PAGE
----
A bomb scare forced hundreds of extreme right-wing demonstrators to relocate their “day of honour” ceremonies from Clark Ádám tér on Saturday. After clashes with anti-fascist activists were quelled by a heavy police presence, demonstrators proceeded to lay wreaths and hold speeches to commemorate a 1945 battle against the Soviets.
Tourists crossing the Chain Bridge at noon were surprised to find a police line surrounding Clark Ádám tér. Their irritation was shared by groups of far-right activists wearing combat boots, military fatigues or black hoodies emblazoned with phrases like “Blood and Honour”. Some carried Hungarian flags or wreaths they hoped to lay as part of the annual “day of honour” ceremonies, an important event for extreme right-wing movements in Hungary.
Police at the scene reported that a suspicious object had been found in a garbage can on the square, which would remained closed until “examinations” could be conducted. Suddenly, a giant banner was unfurled from a cliff face: “No pasarán,” it read. This Spanish phrase, meaning “They shall not pass,” is a popular slogan of anti-fascist movements opposing far-right and neo-Nazi demonstrations.
“We’re here to honour the soldiers,” said a bearded man dressed all in black, referring to the tens of thousands of Hungarian and German soldiers – including members of the Waffen SS and the Arrow Cross – who died fighting their way through Soviet lines during the siege of Budapest. Many on the far right consider the soldiers heroes, and blame the “liberal” media for transforming them into murderers. “They fought for their lives and their nation, and against communism,” said another man in black clothing.
Events like this are the far right’s attempt to flip history on its head, recasting the parts of hero and villain. While most participants deny they are fascists or neo-Nazis, preferring terms like “nationalist,” many are apologetic for the role of the Axis powers in the Second World War. “Those who fought with Hungarian uniforms or German uniforms, both of them gave their lives for their country and for freedom,” said a young man dressed in full military uniform. “They fought against Marxism and Bolshevism, which is a very big cancer for the world.”
He went on to argue that liberalism and European integration are part of the same movement, a path that would eventually end in a one-world government.
As it became clear that Clark Ádám tér would not be reopened, the demonstrators journeyed up the hill to the Castle District’s Kapisztrán tér, where loudspeakers and a podium had already been set up. Soon after, a group of anti-fascist activists arrived, carrying banners of smashed-up swastikas and pictures of concentration camp inmates with the words “Remember this??” written above.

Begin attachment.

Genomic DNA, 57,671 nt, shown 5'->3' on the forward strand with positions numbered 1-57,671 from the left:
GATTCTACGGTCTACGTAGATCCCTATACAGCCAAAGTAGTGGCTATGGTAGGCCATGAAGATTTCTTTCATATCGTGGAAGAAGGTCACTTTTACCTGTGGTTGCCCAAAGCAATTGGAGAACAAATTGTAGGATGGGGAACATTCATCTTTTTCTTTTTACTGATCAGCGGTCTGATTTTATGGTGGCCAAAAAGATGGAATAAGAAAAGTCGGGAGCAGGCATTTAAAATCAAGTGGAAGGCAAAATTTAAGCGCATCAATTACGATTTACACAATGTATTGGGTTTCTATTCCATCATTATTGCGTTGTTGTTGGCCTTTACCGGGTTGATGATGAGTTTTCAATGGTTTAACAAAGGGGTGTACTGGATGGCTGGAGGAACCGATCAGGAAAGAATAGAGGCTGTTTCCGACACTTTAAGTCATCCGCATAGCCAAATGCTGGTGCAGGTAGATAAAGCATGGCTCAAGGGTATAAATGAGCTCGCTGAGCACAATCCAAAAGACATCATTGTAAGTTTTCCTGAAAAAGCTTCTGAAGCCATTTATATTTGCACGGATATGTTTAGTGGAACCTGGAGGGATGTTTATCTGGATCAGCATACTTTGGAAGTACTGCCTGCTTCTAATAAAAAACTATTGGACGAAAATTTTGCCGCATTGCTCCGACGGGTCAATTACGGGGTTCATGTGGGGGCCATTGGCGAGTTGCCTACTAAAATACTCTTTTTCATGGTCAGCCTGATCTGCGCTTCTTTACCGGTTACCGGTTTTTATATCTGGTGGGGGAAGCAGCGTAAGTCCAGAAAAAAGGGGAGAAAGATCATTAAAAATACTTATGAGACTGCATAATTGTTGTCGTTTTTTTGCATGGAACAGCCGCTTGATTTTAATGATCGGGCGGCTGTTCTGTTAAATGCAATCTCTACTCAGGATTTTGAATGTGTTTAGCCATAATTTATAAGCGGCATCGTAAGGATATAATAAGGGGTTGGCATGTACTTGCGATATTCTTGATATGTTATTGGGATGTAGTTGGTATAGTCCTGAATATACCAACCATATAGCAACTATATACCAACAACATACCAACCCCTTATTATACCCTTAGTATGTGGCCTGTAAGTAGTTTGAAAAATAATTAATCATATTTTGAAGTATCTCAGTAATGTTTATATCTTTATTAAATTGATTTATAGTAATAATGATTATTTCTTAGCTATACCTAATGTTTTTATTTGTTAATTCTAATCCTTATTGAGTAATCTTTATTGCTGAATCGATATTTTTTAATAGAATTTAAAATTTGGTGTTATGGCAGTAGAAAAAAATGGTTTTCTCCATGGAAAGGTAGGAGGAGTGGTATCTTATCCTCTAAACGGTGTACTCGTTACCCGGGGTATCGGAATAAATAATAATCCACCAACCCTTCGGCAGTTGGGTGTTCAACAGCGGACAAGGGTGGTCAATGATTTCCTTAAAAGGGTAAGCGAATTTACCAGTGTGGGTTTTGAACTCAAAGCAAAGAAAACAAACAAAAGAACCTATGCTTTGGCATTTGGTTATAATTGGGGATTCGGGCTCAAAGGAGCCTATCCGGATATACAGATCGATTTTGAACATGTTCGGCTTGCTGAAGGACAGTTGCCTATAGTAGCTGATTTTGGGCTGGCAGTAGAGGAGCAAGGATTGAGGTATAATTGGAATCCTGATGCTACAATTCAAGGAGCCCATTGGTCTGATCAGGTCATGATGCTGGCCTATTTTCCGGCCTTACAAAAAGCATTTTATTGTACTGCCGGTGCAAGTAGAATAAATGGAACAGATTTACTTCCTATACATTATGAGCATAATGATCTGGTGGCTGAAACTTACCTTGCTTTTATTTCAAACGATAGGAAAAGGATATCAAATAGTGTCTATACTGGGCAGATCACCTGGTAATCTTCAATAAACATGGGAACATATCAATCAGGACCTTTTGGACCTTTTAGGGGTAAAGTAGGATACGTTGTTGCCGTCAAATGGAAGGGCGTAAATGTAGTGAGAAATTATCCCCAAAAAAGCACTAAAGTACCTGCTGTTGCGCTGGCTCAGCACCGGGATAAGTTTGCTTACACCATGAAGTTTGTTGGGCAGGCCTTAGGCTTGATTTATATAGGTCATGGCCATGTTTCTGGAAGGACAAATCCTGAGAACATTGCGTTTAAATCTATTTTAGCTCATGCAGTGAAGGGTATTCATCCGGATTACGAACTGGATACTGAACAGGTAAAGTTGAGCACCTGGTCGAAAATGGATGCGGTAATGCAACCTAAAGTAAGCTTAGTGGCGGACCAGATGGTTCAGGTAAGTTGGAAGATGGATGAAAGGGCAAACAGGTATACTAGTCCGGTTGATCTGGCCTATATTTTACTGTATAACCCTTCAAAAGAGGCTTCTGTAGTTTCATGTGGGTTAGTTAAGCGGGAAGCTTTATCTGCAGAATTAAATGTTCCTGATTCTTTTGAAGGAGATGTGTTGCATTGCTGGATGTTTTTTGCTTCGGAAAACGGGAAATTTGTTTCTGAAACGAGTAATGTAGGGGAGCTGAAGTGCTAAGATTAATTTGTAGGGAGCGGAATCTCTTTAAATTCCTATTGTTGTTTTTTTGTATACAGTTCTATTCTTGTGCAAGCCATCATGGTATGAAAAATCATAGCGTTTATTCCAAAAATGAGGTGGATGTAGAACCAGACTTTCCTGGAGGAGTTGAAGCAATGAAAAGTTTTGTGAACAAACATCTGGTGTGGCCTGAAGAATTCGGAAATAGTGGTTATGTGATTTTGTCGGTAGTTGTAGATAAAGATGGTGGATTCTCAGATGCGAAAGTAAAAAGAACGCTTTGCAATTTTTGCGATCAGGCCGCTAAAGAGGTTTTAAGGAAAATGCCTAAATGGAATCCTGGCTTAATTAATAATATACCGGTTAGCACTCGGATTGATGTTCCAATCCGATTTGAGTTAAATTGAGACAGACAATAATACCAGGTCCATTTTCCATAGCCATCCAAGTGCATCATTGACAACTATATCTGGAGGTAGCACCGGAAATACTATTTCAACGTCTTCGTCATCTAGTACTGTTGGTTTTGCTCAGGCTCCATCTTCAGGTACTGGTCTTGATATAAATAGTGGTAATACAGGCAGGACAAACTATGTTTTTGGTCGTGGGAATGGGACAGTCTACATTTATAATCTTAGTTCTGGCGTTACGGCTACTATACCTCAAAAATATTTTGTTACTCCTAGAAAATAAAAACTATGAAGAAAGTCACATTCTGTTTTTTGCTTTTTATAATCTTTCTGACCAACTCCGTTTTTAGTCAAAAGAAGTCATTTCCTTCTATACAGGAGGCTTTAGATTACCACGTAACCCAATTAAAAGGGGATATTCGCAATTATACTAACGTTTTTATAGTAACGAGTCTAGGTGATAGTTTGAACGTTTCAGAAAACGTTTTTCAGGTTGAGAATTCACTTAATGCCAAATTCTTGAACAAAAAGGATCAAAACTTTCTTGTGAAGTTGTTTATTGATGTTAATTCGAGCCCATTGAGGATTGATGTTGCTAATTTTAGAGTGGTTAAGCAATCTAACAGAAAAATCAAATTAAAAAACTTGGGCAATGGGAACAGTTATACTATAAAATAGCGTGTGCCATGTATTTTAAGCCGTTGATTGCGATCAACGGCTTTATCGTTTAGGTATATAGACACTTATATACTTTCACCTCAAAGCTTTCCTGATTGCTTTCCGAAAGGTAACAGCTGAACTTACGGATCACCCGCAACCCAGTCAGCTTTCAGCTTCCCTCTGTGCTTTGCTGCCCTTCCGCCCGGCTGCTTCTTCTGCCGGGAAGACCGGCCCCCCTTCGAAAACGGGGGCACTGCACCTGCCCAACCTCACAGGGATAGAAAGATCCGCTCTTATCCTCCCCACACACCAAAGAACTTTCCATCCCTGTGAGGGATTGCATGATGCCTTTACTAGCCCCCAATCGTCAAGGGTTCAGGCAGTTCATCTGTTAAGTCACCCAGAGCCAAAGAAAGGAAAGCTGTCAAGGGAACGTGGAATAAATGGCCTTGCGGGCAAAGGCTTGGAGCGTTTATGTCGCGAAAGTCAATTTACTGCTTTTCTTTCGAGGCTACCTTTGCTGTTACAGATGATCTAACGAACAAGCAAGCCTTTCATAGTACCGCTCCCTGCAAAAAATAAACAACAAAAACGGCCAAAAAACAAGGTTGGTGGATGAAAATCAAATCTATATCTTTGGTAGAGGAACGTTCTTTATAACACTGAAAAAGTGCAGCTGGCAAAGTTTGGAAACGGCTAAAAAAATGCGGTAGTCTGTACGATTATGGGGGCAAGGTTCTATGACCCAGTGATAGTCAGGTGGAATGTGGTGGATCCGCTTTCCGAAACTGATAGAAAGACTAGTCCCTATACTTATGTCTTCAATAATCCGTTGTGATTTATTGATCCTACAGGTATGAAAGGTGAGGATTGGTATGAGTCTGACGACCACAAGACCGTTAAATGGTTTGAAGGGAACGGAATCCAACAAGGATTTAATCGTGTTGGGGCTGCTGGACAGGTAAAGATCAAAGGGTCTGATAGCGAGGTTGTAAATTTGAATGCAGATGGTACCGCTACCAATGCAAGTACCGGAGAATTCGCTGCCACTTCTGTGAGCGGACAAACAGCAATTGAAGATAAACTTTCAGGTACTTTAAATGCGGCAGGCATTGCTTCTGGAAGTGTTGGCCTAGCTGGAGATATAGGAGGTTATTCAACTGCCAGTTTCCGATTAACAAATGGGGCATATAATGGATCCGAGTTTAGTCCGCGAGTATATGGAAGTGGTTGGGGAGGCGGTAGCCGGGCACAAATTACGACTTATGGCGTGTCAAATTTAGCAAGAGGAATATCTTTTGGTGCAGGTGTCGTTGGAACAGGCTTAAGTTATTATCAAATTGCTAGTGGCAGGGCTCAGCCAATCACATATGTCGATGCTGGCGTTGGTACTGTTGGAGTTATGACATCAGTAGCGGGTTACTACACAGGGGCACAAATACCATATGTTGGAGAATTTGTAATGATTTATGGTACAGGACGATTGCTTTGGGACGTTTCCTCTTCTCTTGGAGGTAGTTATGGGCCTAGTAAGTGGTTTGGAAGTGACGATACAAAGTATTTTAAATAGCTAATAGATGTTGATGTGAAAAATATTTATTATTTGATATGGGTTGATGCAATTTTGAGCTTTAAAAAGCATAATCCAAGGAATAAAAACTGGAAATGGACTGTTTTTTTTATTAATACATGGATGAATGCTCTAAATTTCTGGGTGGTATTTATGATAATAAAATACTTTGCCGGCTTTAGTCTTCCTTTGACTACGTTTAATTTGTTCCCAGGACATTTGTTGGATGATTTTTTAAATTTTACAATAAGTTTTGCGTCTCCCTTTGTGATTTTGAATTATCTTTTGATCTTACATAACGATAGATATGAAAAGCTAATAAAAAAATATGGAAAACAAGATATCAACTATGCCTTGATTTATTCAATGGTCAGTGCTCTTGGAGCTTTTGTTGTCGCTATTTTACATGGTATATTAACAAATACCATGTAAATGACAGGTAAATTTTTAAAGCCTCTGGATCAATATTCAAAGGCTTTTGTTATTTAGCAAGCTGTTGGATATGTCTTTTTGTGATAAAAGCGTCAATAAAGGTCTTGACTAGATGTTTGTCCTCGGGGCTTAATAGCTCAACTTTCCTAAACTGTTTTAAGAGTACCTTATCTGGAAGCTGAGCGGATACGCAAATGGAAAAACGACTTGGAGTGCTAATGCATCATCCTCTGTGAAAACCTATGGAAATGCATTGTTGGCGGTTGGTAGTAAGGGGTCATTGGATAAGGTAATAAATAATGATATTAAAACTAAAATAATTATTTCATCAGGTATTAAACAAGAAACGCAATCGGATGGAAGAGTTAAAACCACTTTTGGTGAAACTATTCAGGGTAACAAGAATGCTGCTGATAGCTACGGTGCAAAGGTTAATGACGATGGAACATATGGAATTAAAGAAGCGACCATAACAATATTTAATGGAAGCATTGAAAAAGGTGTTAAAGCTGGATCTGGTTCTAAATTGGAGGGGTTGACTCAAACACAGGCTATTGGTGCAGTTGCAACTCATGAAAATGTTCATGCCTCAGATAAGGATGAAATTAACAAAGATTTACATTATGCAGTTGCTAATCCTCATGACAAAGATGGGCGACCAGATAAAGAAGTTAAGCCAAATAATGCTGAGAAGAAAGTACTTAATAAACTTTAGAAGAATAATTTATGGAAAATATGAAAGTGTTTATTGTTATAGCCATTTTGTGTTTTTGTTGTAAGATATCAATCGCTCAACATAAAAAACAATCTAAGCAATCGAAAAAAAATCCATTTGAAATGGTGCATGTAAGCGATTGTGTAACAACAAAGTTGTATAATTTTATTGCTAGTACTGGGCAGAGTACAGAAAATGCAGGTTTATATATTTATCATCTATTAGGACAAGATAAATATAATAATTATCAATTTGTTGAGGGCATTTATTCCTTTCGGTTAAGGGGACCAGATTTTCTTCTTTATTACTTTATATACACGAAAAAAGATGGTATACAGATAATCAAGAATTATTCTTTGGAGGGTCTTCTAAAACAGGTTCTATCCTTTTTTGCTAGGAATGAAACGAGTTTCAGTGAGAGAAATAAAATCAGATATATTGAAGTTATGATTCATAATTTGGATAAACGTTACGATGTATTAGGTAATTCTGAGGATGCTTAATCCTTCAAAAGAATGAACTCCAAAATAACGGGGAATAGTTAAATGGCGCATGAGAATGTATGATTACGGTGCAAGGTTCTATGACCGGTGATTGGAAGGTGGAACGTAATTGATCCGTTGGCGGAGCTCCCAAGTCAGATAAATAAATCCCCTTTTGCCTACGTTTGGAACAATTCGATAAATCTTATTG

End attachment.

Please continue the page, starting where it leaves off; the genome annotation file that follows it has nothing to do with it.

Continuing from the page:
Creating a decidedly festive atmosphere, they beat on drums and danced in the streets. It didn’t take long for this to attract the attention of the angry nationalists, who rushed up to confront them. The anti-fascists locked arms and refused to budge for several minutes. Police used limited force to separate the two sides until the anti-fascists eventually left the scene.
One of the anti-fascist musicians had travelled from Romania to express her opposition to the day of honour rally. “I’m against fascism in any country, so I’m in solidarity with the people here, who are unfortunately only a few,” she said. “They’re struggling against the dominant voice of nationalism and fascism. I just want to show my solidarity by making some noise.”
She is afraid that as nationalist movements grow in power there is a danger of increasing persecution against minorities, and of a return to the horrors of the past. “They must construct their scapegoats – anyone who’s different – anyone who isn’t white, straight, male, cisgendered,” she explains.
Once peace returned, several hundred people assembled behind the banners of various far-right movements. The Hungarian National Front (Magyar Nemzeti Arcvonal), a self-described “national socialist” paramilitary group that has referred to a “final solution of the Gypsy problem” in past statements, was particularly well represented.
Members carried flags eerily similar to that of the Arrow Cross, the fascist party that took power in Hungary at the end of the Second World War and carried out mass killings of Jews. Others wore black uniforms with leather sashes and armbands.
They were joined by other groups from Hungary and elsewhere in Europe, including the Hungarian, Dutch and Bulgarian sections of the international white supremacist movement “Blood and Honour”.
Everyone stood at attention as patriotic hymns were played and various orators spoke from the podium. Then the wreaths were laid before a cross and a black military helmet. Tattooed skinheads were joined by old men and even families with children, a testament to the persistence of extreme nationalism in Hungary.
I for one am glad to see that nationalism is finally returning to Hungary, after the generations long hibernation due to the occupation by the Bolshevik Soviet forces. In my view having pride in ones nation is healthy for the country. It is sad to see that there are still “antifa” demonstrators in Hungary who would stop at nothing to squelch any and all events that are planned in remembrance of our fellow countrymen and loved ones who died as heroes defending Hungary against Bolshevism during the world wars. If the “antifa” groups want to remember their own fallen relatives, they should do it on their own at a different location, and not to intentionally cause confrontation by disturbing the peaceful remembrance of Hungary’s fallen soldier heroes.
The Fascist regime used antisemitic propaganda for the Spanish Civil War from 1937 to 1938 that emphasized that Italy was supporting Spain’s Nationalist forces against a “Jewish International”.
Thanks for the info!